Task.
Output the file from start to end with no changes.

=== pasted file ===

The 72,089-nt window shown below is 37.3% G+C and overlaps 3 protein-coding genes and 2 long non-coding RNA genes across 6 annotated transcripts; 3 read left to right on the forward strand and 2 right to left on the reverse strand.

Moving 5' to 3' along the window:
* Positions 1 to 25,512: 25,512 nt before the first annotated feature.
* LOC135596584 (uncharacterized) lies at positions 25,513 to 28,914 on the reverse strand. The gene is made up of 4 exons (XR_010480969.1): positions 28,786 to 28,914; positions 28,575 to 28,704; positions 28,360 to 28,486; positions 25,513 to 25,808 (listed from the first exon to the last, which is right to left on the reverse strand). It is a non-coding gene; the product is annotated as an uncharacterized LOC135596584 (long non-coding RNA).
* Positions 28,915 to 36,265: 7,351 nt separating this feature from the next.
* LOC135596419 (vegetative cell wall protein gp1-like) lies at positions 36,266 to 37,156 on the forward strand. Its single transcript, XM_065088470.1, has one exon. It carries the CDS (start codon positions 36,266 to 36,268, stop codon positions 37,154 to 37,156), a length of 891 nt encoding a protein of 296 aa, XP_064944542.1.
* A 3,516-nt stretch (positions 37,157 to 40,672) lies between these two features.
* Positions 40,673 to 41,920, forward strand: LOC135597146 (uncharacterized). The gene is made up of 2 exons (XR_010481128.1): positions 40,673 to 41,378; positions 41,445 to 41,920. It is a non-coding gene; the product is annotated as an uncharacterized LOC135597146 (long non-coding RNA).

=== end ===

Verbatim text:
The 72,089-nt window shown below is 37.3% G+C and overlaps 3 protein-coding genes and 2 long non-coding RNA genes across 6 annotated transcripts; 3 read left to right on the forward strand and 2 right to left on the reverse strand.

Moving 5' to 3' along the window:
* Positions 1 to 25,512: 25,512 nt before the first annotated feature.
* LOC135596584 (uncharacterized) lies at positions 25,513 to 28,914 on the reverse strand. The gene is made up of 4 exons (XR_010480969.1): positions 28,786 to 28,914; positions 28,575 to 28,704; positions 28,360 to 28,486; positions 25,513 to 25,808 (listed from the first exon to the last, which is right to left on the reverse strand). It is a non-coding gene; the product is annotated as an uncharacterized LOC135596584 (long non-coding RNA).
* Positions 28,915 to 36,265: 7,351 nt separating this feature from the next.
* LOC135596419 (vegetative cell wall protein gp1-like) lies at positions 36,266 to 37,156 on the forward strand. Its single transcript, XM_065088470.1, has one exon. It carries the CDS (start codon positions 36,266 to 36,268, stop codon positions 37,154 to 37,156), a length of 891 nt encoding a protein of 296 aa, XP_064944542.1.
* A 3,516-nt stretch (positions 37,157 to 40,672) lies between these two features.
* Positions 40,673 to 41,920, forward strand: LOC135597146 (uncharacterized). The gene is made up of 2 exons (XR_010481128.1): positions 40,673 to 41,378; positions 41,445 to 41,920. It is a non-coding gene; the product is annotated as an uncharacterized LOC135597146 (long non-coding RNA).